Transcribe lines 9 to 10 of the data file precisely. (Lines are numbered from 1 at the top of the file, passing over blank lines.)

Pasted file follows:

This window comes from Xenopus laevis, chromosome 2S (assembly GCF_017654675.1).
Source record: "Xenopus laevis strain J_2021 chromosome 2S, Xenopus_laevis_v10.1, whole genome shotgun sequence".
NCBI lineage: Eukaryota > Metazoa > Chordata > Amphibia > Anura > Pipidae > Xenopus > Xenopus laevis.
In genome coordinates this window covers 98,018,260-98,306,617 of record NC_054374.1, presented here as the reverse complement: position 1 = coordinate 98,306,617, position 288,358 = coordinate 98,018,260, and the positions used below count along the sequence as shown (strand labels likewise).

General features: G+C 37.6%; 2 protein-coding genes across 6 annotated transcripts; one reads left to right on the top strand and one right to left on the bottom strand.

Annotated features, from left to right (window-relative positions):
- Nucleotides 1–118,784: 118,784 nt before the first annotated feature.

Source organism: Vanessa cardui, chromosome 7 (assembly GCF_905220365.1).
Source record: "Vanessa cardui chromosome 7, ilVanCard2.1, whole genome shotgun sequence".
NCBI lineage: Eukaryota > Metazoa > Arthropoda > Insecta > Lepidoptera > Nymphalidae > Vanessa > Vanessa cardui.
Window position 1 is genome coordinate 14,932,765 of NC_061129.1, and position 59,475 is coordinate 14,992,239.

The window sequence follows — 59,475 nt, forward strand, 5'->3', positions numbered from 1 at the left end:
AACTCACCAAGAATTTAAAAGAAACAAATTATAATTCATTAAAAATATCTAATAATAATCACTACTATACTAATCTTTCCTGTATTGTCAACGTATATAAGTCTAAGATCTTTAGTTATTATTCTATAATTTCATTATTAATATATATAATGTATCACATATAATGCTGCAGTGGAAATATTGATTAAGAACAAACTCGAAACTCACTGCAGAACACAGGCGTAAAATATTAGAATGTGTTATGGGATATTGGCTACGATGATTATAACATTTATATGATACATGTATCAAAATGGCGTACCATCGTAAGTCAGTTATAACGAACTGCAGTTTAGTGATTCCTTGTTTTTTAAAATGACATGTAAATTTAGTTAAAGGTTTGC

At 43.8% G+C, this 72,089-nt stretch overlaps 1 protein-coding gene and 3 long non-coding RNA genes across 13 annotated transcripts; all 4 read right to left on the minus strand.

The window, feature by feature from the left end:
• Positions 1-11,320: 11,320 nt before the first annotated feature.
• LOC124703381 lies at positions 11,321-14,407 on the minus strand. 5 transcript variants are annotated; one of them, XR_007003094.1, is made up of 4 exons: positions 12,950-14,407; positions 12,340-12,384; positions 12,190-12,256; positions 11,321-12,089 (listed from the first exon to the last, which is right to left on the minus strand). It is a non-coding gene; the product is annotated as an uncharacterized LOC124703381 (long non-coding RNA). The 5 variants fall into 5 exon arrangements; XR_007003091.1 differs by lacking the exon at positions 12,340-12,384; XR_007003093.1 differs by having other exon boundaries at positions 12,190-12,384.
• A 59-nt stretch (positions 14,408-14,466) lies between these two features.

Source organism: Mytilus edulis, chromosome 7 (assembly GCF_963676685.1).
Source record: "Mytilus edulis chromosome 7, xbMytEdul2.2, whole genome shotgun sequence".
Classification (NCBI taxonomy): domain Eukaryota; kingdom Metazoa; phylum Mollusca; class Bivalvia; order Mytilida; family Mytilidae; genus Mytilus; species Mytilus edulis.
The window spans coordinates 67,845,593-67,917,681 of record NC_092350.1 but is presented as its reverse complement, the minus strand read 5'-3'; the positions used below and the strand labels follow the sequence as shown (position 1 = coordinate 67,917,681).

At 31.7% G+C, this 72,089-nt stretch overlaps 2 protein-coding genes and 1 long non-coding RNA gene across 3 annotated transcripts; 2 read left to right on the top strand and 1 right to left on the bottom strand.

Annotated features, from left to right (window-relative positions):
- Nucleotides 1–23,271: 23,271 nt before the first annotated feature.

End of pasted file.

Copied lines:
Source record: "Vanessa cardui chromosome 7, ilVanCard2.1, whole genome shotgun sequence".
NCBI lineage: Eukaryota > Metazoa > Arthropoda > Insecta > Lepidoptera > Nymphalidae > Vanessa > Vanessa cardui.